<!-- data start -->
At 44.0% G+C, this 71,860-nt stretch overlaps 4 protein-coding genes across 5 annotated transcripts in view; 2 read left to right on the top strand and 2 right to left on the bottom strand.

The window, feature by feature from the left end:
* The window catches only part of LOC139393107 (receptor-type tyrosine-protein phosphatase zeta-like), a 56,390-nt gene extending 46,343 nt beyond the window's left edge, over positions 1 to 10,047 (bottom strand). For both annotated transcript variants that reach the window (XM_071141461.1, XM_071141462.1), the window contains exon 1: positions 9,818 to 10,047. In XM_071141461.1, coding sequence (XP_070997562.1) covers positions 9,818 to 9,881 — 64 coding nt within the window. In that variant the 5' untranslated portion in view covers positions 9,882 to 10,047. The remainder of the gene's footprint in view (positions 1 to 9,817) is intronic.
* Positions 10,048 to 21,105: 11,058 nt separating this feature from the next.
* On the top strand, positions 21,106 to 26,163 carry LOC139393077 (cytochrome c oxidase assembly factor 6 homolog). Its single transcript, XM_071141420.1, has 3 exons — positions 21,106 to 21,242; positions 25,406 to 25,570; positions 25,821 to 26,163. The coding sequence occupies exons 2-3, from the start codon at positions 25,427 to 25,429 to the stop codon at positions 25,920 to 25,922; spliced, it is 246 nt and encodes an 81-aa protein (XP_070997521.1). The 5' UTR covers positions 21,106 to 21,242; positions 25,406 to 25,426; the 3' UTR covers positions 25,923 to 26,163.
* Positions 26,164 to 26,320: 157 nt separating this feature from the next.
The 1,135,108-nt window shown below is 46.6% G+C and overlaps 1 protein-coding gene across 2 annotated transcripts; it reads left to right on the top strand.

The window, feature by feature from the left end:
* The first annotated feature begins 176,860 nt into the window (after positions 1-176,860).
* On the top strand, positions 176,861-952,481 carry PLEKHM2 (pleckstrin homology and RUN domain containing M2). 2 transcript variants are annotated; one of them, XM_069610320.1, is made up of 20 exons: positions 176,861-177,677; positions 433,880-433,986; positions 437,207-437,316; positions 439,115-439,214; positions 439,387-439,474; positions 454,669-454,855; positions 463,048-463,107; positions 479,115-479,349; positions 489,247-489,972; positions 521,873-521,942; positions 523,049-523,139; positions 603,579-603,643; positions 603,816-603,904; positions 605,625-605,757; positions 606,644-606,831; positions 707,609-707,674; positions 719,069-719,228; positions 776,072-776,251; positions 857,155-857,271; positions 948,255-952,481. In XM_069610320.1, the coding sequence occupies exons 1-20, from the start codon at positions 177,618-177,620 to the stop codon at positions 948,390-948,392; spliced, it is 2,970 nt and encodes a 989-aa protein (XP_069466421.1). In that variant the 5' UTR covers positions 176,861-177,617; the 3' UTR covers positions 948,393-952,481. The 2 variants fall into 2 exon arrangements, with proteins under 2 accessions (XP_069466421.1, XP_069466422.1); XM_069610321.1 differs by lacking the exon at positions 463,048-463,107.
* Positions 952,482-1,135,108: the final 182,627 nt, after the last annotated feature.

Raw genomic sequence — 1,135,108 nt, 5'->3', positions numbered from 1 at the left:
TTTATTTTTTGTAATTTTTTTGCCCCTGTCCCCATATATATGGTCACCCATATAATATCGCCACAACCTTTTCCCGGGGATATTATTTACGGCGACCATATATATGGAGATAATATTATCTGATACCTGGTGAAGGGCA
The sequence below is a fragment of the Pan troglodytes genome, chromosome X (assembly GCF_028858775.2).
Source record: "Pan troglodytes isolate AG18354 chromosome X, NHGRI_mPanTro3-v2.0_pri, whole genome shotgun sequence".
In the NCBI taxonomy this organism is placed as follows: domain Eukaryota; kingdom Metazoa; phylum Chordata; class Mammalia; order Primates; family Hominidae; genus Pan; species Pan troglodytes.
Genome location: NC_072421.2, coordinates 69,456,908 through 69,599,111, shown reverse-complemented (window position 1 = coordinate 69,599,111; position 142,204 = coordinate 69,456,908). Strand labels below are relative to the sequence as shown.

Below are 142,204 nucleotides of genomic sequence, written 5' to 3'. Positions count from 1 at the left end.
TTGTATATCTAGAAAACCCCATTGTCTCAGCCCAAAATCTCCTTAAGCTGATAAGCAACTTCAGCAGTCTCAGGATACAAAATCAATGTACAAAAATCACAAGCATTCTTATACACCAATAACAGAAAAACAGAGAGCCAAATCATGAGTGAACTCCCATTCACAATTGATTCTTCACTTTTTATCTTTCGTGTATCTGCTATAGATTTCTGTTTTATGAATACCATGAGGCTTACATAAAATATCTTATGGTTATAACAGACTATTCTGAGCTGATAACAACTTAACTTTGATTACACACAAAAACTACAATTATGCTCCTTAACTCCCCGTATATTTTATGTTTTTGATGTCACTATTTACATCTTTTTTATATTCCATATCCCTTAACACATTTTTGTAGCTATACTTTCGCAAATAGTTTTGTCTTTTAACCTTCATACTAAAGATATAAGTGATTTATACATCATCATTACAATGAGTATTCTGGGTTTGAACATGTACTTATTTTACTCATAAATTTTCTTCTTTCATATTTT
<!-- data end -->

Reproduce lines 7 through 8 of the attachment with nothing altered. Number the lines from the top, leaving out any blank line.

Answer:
The 1,135,108-nt window shown below is 46.6% G+C and overlaps 1 protein-coding gene across 2 annotated transcripts; it reads left to right on the top strand.

The window, feature by feature from the left end: